Tag Archives: used bookstores

Sliding into Laughter

After the intense emotions of the “Hazel Days,” it is with glee that I steal my friend Heather’s FB post and offer it here. Some of you may remember Heather as our bookstore cleaner who moved to Colorado recently. Her older son, Reese, is a solidly built lad of 11 (who has autism). I would have asked Heather to use this, but in their first week in their new house, they don’t have Internet access yet, except in one corner, stealing wifi from a neighbor for five minutes at a time. And she has to fight three healthy boys (including her husband) to get chair share time. Besides, it’s easier to ask forgiveness than permission. (For those of you wanting news of Hazel, she has her own FB page: CLAN Hazel.)

And  now, heeeeeeeeere’s Heather!!!!

So…. we are in the pool at the local Y, where there are two giant twisty waterslides. Reese is doing his usual ‘go up to the top, sit down, think about going down, scream, stand up, go back down the stairs’ thing three times in 20 minutes. In a moment of what I NOW know was complete stupidity, I go up the two stories myself and suggest to David he go down the slide to show Reese what it’s like while I stay with Reese at the top.


Picture this: David is at the bottom of the slide yelling up to Reese how great coming down is. Reese and I are at the top looking waaaay down. I eventually coax Reese into loosening his death grip on the sides of the slide, but I can see that he is not fully prepared emotionally for what is happening, and begin to help him to the stairs when he is caught in the flow. He starts clawing like almighty hell trying to stop the inevitable. He slides down around a bend and tries to stand and … climb… back… up!

David and the YMCA lifeguard are now screaming for Reese to sit down, and we watch him slip to a point on the slide where we can no longer see him at all. He does not come down. The lifeguard motions for me to slide down, find Reese, and help him the rest of the way.

Let me preface this next part by stating that I do NOT like waterslides. In the least.

I grudgingly sit at the top of the slide and start down…

and quickly realize that this water is moving VERY, VERY FAST, and there is no freaking way on heaven or earth I can stop or even slow down. How the hell did Reese stop himself?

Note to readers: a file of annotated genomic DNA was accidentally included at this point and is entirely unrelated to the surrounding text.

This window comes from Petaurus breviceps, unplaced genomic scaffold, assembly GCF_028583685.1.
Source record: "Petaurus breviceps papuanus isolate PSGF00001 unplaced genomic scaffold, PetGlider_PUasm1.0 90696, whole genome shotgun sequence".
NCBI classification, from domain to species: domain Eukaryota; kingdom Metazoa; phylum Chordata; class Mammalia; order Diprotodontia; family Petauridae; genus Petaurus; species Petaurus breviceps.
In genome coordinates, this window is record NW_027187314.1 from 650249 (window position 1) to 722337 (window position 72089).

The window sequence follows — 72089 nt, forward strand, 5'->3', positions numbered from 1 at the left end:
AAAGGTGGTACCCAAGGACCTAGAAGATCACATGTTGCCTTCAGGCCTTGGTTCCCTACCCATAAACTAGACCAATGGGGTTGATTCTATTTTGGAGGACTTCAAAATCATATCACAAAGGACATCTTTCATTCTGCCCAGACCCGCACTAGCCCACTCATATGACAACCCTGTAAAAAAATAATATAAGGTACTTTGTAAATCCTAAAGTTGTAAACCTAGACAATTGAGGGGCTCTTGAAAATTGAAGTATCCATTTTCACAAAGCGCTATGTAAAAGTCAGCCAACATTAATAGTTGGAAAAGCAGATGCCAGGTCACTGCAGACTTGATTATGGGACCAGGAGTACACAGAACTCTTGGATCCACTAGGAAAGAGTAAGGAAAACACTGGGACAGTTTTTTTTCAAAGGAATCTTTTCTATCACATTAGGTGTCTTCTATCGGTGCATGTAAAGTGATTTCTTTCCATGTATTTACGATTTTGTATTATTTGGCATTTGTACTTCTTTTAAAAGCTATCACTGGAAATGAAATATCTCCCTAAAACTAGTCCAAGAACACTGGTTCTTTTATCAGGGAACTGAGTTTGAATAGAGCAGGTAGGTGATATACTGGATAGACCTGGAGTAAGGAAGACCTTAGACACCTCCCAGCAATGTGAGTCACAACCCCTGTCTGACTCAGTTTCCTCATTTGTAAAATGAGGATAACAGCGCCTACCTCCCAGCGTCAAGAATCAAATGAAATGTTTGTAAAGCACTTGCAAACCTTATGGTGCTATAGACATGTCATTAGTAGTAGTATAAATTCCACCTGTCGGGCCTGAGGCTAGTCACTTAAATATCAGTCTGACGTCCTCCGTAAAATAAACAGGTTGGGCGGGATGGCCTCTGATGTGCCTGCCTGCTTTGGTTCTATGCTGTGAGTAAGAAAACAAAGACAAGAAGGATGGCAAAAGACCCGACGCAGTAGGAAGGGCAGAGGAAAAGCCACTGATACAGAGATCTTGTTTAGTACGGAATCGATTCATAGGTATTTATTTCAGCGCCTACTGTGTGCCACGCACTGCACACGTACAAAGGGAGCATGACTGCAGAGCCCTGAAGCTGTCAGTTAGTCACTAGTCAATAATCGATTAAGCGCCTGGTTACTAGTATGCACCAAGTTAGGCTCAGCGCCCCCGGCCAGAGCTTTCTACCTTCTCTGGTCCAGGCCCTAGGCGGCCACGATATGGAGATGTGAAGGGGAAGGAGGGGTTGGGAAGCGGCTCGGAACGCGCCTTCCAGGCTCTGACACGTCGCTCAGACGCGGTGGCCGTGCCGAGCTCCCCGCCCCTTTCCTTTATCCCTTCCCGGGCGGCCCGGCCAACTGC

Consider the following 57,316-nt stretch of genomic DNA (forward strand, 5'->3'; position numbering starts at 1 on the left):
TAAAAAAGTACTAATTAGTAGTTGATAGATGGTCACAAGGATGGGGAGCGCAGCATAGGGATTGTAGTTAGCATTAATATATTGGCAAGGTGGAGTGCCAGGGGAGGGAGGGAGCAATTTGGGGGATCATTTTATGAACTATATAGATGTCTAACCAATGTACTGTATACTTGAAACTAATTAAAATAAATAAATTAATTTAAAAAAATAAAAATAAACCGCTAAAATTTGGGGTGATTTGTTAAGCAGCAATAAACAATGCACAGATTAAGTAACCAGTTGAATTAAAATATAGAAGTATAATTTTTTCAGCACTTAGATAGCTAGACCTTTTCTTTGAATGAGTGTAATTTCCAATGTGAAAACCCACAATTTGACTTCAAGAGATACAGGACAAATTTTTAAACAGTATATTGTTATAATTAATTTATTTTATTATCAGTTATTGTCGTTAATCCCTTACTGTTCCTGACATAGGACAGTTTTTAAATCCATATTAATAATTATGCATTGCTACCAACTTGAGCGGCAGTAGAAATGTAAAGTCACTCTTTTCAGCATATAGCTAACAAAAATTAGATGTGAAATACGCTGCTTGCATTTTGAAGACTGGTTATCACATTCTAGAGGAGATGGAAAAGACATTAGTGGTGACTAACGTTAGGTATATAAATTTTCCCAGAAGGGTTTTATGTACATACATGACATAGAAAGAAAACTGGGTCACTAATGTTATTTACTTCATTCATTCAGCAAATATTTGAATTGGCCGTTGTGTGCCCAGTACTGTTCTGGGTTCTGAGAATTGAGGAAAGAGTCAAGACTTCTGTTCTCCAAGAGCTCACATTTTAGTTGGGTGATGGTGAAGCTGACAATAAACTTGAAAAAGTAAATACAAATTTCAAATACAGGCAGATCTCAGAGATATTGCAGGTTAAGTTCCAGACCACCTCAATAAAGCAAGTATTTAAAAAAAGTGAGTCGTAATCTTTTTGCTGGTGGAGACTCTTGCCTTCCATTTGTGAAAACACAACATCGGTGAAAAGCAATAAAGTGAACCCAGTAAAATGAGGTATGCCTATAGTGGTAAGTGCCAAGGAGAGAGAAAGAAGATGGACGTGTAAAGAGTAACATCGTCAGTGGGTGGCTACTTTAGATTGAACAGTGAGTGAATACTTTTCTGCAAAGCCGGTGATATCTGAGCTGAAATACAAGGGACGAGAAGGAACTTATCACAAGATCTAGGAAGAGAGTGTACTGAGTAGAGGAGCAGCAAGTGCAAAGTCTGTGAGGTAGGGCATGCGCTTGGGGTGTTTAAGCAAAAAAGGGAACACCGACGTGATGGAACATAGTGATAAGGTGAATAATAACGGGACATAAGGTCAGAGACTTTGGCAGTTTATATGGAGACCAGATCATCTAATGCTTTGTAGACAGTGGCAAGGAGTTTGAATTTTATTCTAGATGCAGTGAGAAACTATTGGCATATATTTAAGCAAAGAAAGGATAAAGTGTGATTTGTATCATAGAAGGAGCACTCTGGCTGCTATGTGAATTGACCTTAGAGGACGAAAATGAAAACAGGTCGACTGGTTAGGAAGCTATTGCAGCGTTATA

I fly around what I feel must be the twentieth bend (in reality there are 5) and there is Reese – standing on the slide against the water flow, gripping the sides, FACING me. I yell for him to hold on as I hit him full force. He lands on top of me, and we smash through the last three bends like wrecking balls to land in the pool, falling to the bottom with such force I swallow and snort what must be a third of the pool’s total liquid volume. I flail myself to the surface like a mad woman, believing my child is quite possibly drowning right in front of me (at the YMCA).

I come up sputtering and choking to find Reese standing in the pool with a look of total surprise on his face. He then slowly breaks into a grin and exclaims, “Oh, yeah!”

Oh, hell no. Never again. Never. Ever.


Filed under animal rescue, humor, small town USA, Uncategorized

A sign of the times

Jack’s guest post comes a little early this week –

It’s not surprising that many bookstore customers, on hearing my accent ask where I’m from, and then talk of their own family connections back to Scotland or Ireland. This area of Southern Appalachia has strong ‘Scotch-Irish’ antecedents. Frequently these conversations will drift around to the difference between perceptions and the reality of Scotland from an American point of view. Most Americans have an image of Scotland derived from movies like ‘Braveheart’ or ‘Brigadoon’ (Vincent Minnelli famously toured Scotland looking for suitable places to make ‘Brigadoon’ but eventually made it in Hollywood because he couldn’t find anywhere in Scotland that looked ‘Scottish’ enough!).

These conversations will often move on to questions about the real Scotland and how it fits into the modern world and global economy. Of course perceptions aren’t helped by confusion over what Scotland actually is in relation to – The U.K., Great Britain, The British Isles or even ‘England’.

In case you, dear reader, also find that confusing – hold on tight, and here we go –

The British Isles is a geographic description that covers Great Britain and the complete island of Ireland.

Great Britain is the union of two nations – England/Wales and Scotland (Wales was never a separate nation, sadly – it’s a Principality of England).

The island of Ireland is split into the independent Republic of Ireland and the much smaller province of Northern Ireland.

Great Britain plus Northern Ireland makes up the U.K. (The United Kingdom of Great Britain and Northern Ireland, to give it its full name).

Got all that?

Finally I will often mention that in September 2014 there will be a referendum in Scotland on the restoration of the country to independent status again. Supporters call it ‘independence’ while opponents call it ‘separation’ – ah! The power of words!!

Talking of words, Wendy and I recently saw this sign on Interstate 77 just north of the NC line. We thought some of our Scottish friends might see the significance –


Shurely shome shignificance (as Sir Sean Connery would Shurely Shay)


Filed under Uncategorized